In that scenario, Jerryd Bayless looked like he really wanted to be Lassie. He wasn’t quite as bad as 3-of-11 appears, since a number of those rimmed out and another handful were tough looks around Howard in the paint. Can’t fault him for trying to make things happen, but you also can’t say he was very successful either.

You know who did look as bad as they shot? Martell Webster. It’s impossible to know what is going on inside his head right now, but were I to fathom a guess I’d imagine it looks like one of those upside-down staircase mazes from Labyrinth populated only by David Bowie clones in.

What else do you want from Joel Przybilla other than 10 rebounds and keeping Dwight Howard from getting up double-digit shot attempts or free throws?

Andre Miller was the only one besides Roy who had anything going on offense, but most of his passes — the hockey assists — were wasted because whoever caught the ball held it for far too long. He played 33 minutes, further showing that Nate McMillan is just going to play whoever can score among the three point guards.

On paper, Blake shot fine — 3-of-5 — but I didn’t take one single note about him nor can I remember him doing much of anything. Take that for what you will.

Juwan Howard and Dante Cunningham continued to act as young-old mirrors of one another. That’s not exactly a good thing when there aren’t any other big men to play.

Topics: Brandon Roy, Dwight Howard, LaMarcus Aldridge, Orlando Magic, Portland Trailblazers

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  • http://www.couriernewculture.blogspot.com Travis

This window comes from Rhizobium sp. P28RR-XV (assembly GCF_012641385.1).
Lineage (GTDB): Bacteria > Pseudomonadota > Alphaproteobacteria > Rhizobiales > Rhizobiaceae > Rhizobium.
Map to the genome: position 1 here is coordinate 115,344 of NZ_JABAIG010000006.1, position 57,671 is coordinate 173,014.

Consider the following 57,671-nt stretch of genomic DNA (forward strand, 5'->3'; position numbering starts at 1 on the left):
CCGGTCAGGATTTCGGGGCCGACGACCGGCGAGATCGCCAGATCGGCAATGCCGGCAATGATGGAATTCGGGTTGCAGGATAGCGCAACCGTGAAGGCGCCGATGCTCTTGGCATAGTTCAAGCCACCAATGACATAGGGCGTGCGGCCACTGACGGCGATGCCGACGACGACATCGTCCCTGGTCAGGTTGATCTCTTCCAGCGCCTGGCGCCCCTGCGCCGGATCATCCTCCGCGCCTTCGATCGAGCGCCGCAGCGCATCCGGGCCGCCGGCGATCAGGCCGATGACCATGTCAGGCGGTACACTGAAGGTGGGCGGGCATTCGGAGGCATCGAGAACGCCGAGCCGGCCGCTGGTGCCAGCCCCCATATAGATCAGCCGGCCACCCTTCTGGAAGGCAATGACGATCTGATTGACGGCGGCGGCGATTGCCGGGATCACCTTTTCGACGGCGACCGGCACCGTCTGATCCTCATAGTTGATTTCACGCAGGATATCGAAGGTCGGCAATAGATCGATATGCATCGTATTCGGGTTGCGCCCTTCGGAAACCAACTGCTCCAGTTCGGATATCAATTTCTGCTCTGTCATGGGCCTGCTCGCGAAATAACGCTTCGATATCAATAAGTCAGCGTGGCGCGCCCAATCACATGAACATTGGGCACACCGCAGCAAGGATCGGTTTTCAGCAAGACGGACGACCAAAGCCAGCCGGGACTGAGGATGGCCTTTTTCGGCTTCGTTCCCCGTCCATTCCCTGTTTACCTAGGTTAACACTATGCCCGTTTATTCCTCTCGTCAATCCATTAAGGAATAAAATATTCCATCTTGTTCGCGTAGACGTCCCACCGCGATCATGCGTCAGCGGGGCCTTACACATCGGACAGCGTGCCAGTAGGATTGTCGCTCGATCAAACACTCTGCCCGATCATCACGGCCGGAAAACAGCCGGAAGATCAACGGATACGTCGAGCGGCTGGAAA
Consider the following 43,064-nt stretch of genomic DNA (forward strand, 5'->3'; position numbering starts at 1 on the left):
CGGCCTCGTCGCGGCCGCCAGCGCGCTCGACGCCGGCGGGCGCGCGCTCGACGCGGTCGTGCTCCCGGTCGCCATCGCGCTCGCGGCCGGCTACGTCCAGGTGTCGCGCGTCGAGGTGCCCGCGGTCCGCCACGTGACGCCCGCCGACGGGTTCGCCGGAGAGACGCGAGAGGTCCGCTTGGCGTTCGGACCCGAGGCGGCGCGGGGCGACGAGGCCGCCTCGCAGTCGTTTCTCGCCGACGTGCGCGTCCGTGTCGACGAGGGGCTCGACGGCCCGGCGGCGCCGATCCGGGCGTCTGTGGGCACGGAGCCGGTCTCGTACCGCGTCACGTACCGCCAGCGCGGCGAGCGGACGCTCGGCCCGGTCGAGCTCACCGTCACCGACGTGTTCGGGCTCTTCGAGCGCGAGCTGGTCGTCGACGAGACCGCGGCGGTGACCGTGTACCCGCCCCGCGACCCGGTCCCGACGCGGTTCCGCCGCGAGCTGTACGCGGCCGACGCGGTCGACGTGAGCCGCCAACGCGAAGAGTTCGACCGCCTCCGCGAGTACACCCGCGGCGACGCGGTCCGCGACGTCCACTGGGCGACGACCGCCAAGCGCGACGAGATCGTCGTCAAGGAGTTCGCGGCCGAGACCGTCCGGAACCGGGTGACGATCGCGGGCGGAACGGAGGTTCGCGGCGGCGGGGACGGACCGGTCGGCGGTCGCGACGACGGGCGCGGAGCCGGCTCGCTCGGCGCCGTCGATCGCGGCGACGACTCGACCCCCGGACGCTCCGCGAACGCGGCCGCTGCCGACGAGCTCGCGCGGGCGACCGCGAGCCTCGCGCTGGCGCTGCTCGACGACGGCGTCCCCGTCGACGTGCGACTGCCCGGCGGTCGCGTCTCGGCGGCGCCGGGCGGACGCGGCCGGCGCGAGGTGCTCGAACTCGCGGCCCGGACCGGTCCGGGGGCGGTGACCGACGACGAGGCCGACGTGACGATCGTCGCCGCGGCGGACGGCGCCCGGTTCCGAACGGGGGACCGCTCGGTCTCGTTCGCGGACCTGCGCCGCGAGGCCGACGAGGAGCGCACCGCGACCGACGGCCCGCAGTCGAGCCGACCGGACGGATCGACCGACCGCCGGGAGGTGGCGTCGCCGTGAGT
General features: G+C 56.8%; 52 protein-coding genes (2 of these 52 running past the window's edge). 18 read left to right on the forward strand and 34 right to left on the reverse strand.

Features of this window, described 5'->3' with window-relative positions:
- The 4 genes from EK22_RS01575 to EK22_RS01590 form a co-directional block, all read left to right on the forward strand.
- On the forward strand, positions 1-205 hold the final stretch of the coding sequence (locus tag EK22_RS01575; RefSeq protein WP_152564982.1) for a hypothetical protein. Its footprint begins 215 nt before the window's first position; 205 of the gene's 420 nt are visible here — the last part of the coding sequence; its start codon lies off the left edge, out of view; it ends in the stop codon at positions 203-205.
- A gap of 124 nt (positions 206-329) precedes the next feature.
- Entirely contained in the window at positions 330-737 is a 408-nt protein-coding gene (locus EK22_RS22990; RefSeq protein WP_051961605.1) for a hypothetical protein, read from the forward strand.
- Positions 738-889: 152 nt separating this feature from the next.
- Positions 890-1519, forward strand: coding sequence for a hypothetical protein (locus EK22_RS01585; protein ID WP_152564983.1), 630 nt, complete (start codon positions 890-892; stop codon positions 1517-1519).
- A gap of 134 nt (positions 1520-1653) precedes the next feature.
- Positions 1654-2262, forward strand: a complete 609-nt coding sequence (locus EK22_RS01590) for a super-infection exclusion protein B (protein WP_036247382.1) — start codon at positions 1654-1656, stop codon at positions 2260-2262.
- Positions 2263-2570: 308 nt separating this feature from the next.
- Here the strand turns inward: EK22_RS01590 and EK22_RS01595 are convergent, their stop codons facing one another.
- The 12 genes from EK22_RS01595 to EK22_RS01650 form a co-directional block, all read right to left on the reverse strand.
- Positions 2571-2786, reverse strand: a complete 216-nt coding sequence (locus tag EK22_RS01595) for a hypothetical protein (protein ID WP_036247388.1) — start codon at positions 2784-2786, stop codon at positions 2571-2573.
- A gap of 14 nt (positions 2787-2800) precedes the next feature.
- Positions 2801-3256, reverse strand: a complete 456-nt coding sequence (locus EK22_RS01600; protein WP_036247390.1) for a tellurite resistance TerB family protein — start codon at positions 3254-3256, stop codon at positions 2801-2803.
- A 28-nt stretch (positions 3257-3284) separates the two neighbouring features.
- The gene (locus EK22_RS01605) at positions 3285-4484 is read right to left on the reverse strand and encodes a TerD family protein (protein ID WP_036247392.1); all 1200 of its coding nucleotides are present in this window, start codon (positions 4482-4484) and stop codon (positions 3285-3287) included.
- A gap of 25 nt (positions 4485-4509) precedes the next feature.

LA, Martell, Blake (of course): awful, just awful.

    I think equally as troubling, though, was the fouls Howard got away with in this game. He totally wiped out Bayless on one play; just because you block a shot does not mean you have the right to crash through a player. Honestly, I haven’t put together a string of swears like I did when I saw that in a long time. Roy got hit a bunch of times, no calls. Joel got away with one or two, but that doesn’t even things out. Lesson learned: in Orlando (or anywhere, maybe), Howard is the king sh!t and will not be fouling out very often. Van Gundy was sweating all over the refs every time he had a chance, Lewis and Vince didn’t stop talking to them. Just disgraceful.

    All that aside, yeah, Blazers still should have/could have won this one.

  • SJ

    I think the frustrating part about this L, and thinking back to the last two road L’s (CLE, MIL) they have all been winnable games. There’s just been one stretch that ends up murdering the Blazers in the end. The little things are meaning so much more with this depleted team and Portland has to put together a near perfect game for 48 minutes. That’s tough even without the depth problems.

    And LaMarcus…well before the season I said we were going to go as far as he took us.

  • http://www.couriernewculture.blogspot.com Travis

    I agree, and LA’s importance is sometimes overlooked. Roy’s going to do what he does. There’ll be support most nights coming from someone — now Bayless or Andre, soon Rudy, later maybe Outlaw again. But we need LA to be consistent.

    People talk about Roy needing to improve off the ball on offense, and I agree with that, but LA does, too. He grabs his share of O boards, no doubt, but I’d like to see him get even more active without the ball. (We can say this about 80% of NBA players, but this group really can play team ball.)

    Some of these things will come with experience. I often need to remind myself that even Roy and LA are young players, and that they’re still growing.